Speaking of Chopin – I am sure many of us closely followed the final stages of the 18th International Fryderyk Chopin Piano Competition, traditionally held in Polish capital, Warsaw. You asked about the Polish public and cultural diplomacy – do you know that this year our deputy Foreign Minister Szymon Szynkowski vel Sęk joined us in promoting the Competition, sat down at the piano and himself played the Waltz in D-flat major, Op. 64 no. 1? I encourage you to watch the video in our social media.
As it is a relatively new concept, have you faced any difficulties in implementing practices and policies related to it?
I would not say it is a relatively new concept. I believe it has been with us ever since we decided to negotiate and sign the Vienna Convention on Diplomatic Relations, or even before, „when peoples of all nations from ancient times have recognized the status of diplomatic agents“.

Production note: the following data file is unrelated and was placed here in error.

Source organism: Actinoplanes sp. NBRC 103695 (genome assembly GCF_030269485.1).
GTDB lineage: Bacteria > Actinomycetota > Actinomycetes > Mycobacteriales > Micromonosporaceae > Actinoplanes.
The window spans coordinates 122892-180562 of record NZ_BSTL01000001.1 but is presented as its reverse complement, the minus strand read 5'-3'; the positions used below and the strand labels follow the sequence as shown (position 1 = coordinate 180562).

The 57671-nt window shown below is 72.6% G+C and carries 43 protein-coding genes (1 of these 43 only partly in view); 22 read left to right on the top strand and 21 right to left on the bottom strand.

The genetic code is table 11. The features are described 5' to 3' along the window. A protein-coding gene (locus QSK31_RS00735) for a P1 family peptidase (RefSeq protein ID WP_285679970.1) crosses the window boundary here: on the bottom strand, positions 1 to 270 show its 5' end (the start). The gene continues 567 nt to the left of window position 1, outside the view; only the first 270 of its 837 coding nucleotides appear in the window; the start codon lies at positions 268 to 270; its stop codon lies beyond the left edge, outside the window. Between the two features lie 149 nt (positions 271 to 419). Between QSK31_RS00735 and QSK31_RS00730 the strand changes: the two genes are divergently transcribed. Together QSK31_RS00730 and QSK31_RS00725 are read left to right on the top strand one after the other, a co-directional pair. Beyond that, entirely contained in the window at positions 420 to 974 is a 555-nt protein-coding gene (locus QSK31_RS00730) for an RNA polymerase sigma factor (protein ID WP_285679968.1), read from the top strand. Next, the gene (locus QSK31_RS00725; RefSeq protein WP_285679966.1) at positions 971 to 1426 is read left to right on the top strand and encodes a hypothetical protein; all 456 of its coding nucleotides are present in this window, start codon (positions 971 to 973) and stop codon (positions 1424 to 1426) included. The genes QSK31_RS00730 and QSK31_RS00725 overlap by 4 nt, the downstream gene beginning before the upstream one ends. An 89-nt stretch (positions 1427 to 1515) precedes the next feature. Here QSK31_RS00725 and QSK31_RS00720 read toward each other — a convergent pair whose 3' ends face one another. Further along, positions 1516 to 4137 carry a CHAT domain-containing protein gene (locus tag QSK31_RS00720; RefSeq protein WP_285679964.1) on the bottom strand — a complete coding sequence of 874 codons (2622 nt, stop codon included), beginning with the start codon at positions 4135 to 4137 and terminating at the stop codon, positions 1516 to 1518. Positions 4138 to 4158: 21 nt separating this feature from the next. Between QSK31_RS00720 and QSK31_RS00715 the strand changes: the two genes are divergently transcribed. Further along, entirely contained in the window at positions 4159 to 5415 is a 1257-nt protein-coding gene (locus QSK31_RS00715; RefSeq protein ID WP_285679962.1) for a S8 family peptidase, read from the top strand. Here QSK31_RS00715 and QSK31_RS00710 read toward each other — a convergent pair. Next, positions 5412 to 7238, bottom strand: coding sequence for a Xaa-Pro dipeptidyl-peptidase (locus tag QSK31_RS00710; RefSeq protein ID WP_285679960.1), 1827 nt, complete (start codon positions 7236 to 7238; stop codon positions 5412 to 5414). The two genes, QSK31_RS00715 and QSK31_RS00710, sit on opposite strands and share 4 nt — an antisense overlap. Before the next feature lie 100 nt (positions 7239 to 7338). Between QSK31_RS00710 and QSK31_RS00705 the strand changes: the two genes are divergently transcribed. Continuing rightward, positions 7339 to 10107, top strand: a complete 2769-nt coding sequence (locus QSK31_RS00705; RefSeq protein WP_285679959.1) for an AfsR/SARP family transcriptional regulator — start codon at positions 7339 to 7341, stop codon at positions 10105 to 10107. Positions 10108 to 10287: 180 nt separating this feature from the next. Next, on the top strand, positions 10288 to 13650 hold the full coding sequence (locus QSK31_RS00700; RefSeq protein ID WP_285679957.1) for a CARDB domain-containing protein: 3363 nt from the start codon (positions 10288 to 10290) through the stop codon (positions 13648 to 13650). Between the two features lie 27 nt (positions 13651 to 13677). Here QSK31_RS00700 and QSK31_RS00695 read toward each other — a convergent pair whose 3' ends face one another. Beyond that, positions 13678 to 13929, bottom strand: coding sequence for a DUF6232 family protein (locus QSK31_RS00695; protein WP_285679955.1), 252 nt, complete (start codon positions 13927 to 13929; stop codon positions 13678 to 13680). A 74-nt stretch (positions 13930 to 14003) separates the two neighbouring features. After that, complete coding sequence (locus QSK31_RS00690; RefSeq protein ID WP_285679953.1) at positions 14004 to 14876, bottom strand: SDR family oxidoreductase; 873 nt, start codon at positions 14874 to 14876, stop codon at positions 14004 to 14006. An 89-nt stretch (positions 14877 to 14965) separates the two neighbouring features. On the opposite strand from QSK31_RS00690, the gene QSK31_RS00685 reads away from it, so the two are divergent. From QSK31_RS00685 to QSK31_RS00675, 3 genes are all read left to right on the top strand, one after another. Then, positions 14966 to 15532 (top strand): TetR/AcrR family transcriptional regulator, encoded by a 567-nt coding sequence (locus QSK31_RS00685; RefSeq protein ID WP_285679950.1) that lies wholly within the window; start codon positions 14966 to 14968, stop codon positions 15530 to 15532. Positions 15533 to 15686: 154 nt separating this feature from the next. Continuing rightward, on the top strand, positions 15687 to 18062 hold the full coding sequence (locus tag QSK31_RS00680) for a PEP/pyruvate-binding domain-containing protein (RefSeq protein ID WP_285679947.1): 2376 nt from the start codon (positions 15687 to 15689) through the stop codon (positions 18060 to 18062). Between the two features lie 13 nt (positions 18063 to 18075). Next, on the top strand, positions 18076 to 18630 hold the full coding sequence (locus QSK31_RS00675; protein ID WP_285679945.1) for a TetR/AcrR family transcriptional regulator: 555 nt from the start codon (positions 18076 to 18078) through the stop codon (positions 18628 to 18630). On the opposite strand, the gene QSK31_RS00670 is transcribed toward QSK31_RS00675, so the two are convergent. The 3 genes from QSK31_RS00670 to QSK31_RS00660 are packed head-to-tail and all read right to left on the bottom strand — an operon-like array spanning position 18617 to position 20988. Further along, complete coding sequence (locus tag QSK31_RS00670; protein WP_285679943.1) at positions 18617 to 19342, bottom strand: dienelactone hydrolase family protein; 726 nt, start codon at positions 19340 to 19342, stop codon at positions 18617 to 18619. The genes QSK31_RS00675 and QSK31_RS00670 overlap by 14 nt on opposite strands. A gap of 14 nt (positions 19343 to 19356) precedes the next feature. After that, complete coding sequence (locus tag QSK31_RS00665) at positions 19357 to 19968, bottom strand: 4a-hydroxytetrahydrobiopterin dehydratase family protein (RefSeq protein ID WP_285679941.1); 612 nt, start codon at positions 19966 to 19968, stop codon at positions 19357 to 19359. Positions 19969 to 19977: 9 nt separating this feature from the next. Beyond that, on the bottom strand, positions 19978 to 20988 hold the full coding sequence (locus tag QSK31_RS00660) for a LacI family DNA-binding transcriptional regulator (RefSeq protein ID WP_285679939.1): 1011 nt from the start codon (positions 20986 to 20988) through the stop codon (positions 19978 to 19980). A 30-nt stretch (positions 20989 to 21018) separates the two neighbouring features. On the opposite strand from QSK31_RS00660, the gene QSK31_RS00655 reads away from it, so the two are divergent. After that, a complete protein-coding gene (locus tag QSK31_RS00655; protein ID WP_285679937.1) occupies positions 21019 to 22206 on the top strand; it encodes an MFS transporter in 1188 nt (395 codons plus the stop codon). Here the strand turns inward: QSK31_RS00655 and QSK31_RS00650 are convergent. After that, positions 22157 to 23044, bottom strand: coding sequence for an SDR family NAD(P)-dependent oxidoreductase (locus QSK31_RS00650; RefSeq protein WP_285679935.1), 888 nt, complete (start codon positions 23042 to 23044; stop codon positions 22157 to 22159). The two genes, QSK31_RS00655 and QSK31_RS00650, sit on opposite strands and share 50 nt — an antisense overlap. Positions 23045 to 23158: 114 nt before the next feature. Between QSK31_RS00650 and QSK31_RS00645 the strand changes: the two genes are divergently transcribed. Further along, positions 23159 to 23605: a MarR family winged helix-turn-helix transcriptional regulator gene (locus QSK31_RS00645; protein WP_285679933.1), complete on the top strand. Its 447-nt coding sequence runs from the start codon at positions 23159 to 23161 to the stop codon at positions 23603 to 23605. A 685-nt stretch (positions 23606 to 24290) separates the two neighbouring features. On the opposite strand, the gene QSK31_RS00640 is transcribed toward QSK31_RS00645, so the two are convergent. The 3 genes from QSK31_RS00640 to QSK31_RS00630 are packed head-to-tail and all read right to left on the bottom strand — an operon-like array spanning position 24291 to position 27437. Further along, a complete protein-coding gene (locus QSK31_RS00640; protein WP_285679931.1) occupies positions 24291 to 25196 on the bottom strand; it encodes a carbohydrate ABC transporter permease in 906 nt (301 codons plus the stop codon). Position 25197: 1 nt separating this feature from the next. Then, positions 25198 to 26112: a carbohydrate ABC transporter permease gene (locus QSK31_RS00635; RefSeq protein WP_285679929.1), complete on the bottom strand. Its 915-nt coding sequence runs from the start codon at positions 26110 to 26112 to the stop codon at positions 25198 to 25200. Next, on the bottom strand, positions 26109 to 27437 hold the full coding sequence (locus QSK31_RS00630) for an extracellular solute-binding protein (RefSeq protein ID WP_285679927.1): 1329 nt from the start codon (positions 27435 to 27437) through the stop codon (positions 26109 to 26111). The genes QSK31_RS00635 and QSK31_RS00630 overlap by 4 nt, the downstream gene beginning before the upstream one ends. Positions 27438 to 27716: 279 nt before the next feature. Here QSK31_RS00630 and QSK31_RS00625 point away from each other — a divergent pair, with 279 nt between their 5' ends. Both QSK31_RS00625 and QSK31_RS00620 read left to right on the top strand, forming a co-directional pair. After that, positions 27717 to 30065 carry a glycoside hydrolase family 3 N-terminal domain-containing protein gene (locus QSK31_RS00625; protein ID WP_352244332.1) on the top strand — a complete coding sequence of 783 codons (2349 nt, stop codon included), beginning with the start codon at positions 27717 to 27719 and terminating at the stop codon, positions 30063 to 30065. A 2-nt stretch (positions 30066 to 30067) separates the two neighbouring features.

Public diplomacy helps to make our voice heard in international debates. In doing this, Polish Embassy in Berlin cooperates with German and Polish institutions, opinion makers and non-governmental organizations, and with the German and Polish media. Us, diplomats, interact with many groups and people to influence the way these groups think about foreign affairs, react to Polish policies, or affect the policies made in Poland. We present facts, information on real situation in Poland to help our German partners understand the real motives of our actions.
One of serious challenges I see and I face in my current role as the speaker of the Embassy is the stream of information we digest every day. And a big chunk of it is unfortunately false. We are bombarded with fake news on the Internet, very often produced by legions of trolls, who flood social media with false information about Poland. Much of this information is then spread, sometimes unintentionally, by the press.
This is why I very much treasure meetings such as the one we have today, where we can simply discuss things you heard and wonder if they are really true.